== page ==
- First, that illegal immigration of Bengali Muslim peasants from neighbouring Bangladesh into Assam has been continuing unabated, leading to skewed demographic profiles of Assam’s districts bordering Bangladesh and thereafter, turning several adjoining districts of Assam to Muslim majority.
- Second, that these illegal Bengali Muslim immigrants from Bangladesh have rapaciously encroached upon and occupied land belonging to the native communities, thereby creating a volatile situation for potential violence and lethal clashes between illegal immigrants and natives.
- Third, that the ethnic clash that began between the native (Hindu) Bodos and illegal Muslim immigrants settled in Kokrajhar was a result of aggression and attack by the latter on the Bodos.
The above perceptions are, however, far from accurate. In order to understand why, it would be important to carefully re-examine how they have emerged, the inherent flaws in the assumptions and what the reality actually is.
‘Migration’ rather than ‘illegal immigration’ is largely responsible for demographic transformation.
The fact is that immigrant Bengali Muslim peasants started migrating in the decades before Partition, and independence. At the time of Partition, a substantial Bengali Muslim immigrant population chose to stay back in Assam as Indian citizens and they assimilated in the society and adopted Assamese as their language. Many of the current population are their descendants.
It is thus simplistic to assume that rampant illegal Bangladeshi immigration continues even today by taking note of census figures selectively without having the intimate insights into the complex historical processes at work leading to the demographic transformation that is underway.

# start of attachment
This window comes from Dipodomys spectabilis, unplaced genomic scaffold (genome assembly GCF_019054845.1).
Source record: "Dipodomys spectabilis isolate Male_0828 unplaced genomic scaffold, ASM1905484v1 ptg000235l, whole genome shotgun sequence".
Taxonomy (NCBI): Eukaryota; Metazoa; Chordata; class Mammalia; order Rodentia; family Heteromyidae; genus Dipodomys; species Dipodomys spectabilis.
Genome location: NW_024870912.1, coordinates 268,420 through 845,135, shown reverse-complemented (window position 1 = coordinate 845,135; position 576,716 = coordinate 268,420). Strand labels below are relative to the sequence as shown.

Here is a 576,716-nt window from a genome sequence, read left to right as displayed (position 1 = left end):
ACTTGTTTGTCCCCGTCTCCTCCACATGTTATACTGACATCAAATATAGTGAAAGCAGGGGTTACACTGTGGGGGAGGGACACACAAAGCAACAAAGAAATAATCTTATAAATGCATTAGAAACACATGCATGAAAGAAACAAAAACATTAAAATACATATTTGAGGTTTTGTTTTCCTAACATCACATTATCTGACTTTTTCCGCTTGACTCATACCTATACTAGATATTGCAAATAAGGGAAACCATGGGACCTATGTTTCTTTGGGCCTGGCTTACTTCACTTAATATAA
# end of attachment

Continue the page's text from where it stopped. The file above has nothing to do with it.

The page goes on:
The blogger also tells the current state of the Bodo politics and how armed groups  operating in the Bodo dominated regions of Assam are demanding a separate state for the Bodos to be carved out of Assam. Read the post by Nilim Dutta  for more insight.
Raja Basu  at Potpourri mentions:
The riot has brought under scanner the effectives of Bodoland Territorial Council, with many people including Bodos highlighting how and why the Council has failed to achieve the objective for which it was formed.
It must be noted that Bodos have expressed their displeasure over the presence of a number of non-Bodos in that area, without showing any specific grievance on the presence of alleged illegal migrants from Bangladesh. It means that they are averse to the presence of all non-Bodos.
Nitin Pai  at the Acorn opines that India needs to have a firm grip on migration issues:
The focus of India’s national approach to migration must be to manage the flows in a manner that does not undermine the already weak social capital across the country, and especially in ‘remote’ regions. [..]
A work permit system that allows Bangladeshis and others to legally work in India and travel back to their homeland is necessary. Issuing work permits and allowing state and local governments to assign limits on the number of work permit holders in their communities will be an improvement on the status quo.